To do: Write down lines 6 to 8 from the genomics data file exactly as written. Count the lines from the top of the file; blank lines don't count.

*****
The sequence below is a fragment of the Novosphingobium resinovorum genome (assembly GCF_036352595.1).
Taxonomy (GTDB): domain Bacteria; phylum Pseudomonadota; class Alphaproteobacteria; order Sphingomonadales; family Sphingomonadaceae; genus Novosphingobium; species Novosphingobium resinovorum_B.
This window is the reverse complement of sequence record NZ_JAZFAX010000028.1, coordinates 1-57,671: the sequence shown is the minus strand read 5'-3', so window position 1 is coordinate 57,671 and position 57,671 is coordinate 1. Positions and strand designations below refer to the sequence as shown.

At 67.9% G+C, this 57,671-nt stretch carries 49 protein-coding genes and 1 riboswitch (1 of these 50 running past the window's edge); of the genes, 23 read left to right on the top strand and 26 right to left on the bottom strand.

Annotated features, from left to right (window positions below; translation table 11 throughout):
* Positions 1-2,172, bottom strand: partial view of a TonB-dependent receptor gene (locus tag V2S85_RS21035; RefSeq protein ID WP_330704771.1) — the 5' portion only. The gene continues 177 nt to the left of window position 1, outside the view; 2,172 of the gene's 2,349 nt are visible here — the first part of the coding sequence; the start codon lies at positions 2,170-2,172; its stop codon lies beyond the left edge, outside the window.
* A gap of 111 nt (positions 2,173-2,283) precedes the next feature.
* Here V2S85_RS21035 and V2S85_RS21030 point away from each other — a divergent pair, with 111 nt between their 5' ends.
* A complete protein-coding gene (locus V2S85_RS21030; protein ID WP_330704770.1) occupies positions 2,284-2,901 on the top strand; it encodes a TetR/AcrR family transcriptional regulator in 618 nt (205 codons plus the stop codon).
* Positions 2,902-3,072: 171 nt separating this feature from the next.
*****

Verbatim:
* Positions 1-2,172, bottom strand: partial view of a TonB-dependent receptor gene (locus tag V2S85_RS21035; RefSeq protein ID WP_330704771.1) — the 5' portion only. The gene continues 177 nt to the left of window position 1, outside the view; 2,172 of the gene's 2,349 nt are visible here — the first part of the coding sequence; the start codon lies at positions 2,170-2,172; its stop codon lies beyond the left edge, outside the window.
* A gap of 111 nt (positions 2,173-2,283) precedes the next feature.
* Here V2S85_RS21035 and V2S85_RS21030 point away from each other — a divergent pair, with 111 nt between their 5' ends.